Political enemies of President Obama have pretty much been calling for his impeachment since shortly after he took the oath of office in 2009.
But this month, the volume of impeachment chatter rose a few notches, goosed by former Alaska Gov. Sarah Palin, who was so incensed by the influx of Central American children at the Texas border that she compared the border to a battered wife and declared "no mas."
FOR THE RECORD
July 29, 12:46 p.m.: An earlier version of this post stated that Wisconsin Rep. James Sensenbrenner raised the specter of impeaching President Obama over the botched gun running program known as Fast and Furious. In 2011, Sensenbrenner raised the idea that Obama administration officials could be impeached.
I suspect that Palin, who has willfully drifted to the fringes of the American political conversation, had a double goal in mind. The first was to kick up some attention by posing as the only conservative courageous enough to call Obama on his law-breaking ways. The second was to capitalize on that attention in order to lure subscribers to her new Internet television channel, which she announced on Sunday.
"But like freedom," tweeted my colleague Michael Memoli, "it isn't free." Indeed. Subscriptions will run $9.95 a month or $99.95 a year. Will meaningful numbers of Palin fans shell out money to learn about Palin's mother's word of the day (Monday: "rectitude"), Palin's meandering kitchen tips or her thoughts on how to foil Vladimir Putin?
Remains to be seen.
In the meantime, by harping on "impeachment," she has delivered a political gift to Democrats. Mindful of their success framing Republican positions on social issues as the "war on women," Democrats have seized on the impeachment idea because it helps them make Republicans in Congress look crazy. Well, crazier than usual.
You remember what happened the last time Republicans impeached a Democratic president, right? The president not only survived, but became more popular than ever.
Among the questions in a CNN/ORC poll released Friday, was whether President Obama should be "impeached and removed from office." The poll, of more than 1,000 mostly registered voters, was conducted by telephone July 18 to 20.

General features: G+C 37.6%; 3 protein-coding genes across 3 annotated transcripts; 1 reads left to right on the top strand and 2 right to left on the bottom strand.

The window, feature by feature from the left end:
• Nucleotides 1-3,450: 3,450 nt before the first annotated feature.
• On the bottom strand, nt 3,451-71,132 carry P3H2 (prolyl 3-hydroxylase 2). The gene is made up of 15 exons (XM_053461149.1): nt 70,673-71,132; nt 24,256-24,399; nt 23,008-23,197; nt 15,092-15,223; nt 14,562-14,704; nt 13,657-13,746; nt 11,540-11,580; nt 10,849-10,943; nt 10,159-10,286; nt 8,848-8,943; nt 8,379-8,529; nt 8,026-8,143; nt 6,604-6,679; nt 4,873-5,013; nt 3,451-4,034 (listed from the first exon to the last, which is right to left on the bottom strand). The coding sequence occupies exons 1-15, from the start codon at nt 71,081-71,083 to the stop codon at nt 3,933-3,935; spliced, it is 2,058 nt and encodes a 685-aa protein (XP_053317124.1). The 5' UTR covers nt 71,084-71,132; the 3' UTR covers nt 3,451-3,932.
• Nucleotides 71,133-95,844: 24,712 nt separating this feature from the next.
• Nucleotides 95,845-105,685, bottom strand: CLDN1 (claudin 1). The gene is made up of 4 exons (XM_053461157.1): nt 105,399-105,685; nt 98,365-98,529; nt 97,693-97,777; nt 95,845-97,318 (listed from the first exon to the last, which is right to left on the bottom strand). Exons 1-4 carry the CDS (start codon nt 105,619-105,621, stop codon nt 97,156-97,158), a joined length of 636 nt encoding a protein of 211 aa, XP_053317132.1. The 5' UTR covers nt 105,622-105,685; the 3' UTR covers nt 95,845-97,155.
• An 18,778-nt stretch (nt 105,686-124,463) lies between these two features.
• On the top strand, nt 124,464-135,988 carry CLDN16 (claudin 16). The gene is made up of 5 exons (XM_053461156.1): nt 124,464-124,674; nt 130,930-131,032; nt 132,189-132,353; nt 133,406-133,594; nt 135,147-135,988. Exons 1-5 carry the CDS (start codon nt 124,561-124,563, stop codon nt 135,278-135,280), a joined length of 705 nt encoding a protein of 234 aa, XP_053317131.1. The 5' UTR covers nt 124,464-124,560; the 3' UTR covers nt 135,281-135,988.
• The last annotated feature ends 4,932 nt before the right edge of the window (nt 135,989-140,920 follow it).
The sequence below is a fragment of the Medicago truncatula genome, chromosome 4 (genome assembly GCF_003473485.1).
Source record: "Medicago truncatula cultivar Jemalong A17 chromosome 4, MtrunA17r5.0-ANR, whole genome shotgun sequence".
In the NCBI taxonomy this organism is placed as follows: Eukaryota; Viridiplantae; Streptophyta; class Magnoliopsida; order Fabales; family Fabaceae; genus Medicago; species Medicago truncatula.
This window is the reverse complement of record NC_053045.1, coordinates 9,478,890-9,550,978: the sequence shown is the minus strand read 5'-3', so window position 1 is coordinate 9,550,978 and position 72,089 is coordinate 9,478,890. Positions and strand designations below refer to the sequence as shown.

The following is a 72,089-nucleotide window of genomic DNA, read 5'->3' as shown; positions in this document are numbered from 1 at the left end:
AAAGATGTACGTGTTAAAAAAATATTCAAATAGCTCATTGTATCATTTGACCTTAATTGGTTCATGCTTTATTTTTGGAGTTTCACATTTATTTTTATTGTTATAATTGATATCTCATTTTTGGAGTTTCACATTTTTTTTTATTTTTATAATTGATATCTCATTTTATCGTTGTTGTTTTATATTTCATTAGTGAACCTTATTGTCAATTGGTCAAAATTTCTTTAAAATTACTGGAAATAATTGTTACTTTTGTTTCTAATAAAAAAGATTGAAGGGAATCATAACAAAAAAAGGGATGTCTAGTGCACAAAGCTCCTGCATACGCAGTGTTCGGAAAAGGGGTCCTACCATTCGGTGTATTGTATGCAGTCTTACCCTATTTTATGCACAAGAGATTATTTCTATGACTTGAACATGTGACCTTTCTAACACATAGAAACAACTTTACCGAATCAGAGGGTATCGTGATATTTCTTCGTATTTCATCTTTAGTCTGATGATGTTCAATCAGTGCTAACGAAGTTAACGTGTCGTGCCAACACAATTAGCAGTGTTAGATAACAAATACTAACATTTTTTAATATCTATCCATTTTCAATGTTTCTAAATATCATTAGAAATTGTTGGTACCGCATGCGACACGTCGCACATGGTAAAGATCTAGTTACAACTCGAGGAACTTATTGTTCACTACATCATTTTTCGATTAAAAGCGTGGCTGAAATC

Sixty-five percent of respondents the president should not be indicted and kicked out of office, while only 33% said he should.
The poll also asked respondents whether Obama had "gone too far, has been about right, or has not gone far enough in expanding the power of the presidency and the executive branch." Only 45% said he'd gone too far, while 52% said he'd gone "about right" or "not far enough."
The president and Michelle Obama have warned about impeachment fever recently in speeches. White House senior adviser Dan Pfeiffer and White House spokesman Josh Earnest have also raised the specter with reporters, wrote the Wall Street Journal's James Taranto. The Democratic Congressional Campaign Committee, which raises money for House races, has issued dire warnings about impeachment (and claims to have generated some $2 million toward the midterm elections as a result).
Republicans, who now see the folly of threatening impeachment, are accusing Democrats of making it all up.
This position is perhaps best embodied in a post called "Obama's Impeachment Canard" by Washington Post blogger Jennifer Rubin. She calls talk of impeachment "the latest gambit from the Obama machine's evolving and increasingly desperate midterm election strategy."
She adds, "Mind you, no elected Republican, Republican candidate or responsible commentator from the right is suggesting impeachment."
That's a breathtaking falsehood.
In May, Oklahoma Republican Sen. Jim Inhofe said Obama could be impeached over Benghazi. In 2011, former House Speaker Newt Gingrich suggested that the president could be impeached for failing to enforce the federal Defense of Marriage Act which was overturned in 2013 by the Supreme Court.
In 2012, anti-tax activist Grover Norquist suggested that Republicans would have enough votes in the Senate to impeach Obama in 2014 if he refused to extend the Bush tax cuts. In 2013, Texas Republican Rep. Steve Stockman threatened to introduce articles of impeachment over the gun control measures that Obama introduced after the slaughter of first-graders in Newtown, Conn. And Rep. Michele Bachmann, the Minnesota Republican who ran for president in 2012, also endorsed the idea of impeaching the president.
By my count, people who have called for the president's impeachment include numerous elected officials, plus at least two Republicans who have sought the GOP presidential nomination (Gingrich, Bachmann) and one actual Republican vice presidential nominee (Palin).
Considering where the American public stands on the idea of impeachment, it's not surprising Republicans are backpedaling. Democrats, once again, can thank Sarah Palin for giving them something to talk about.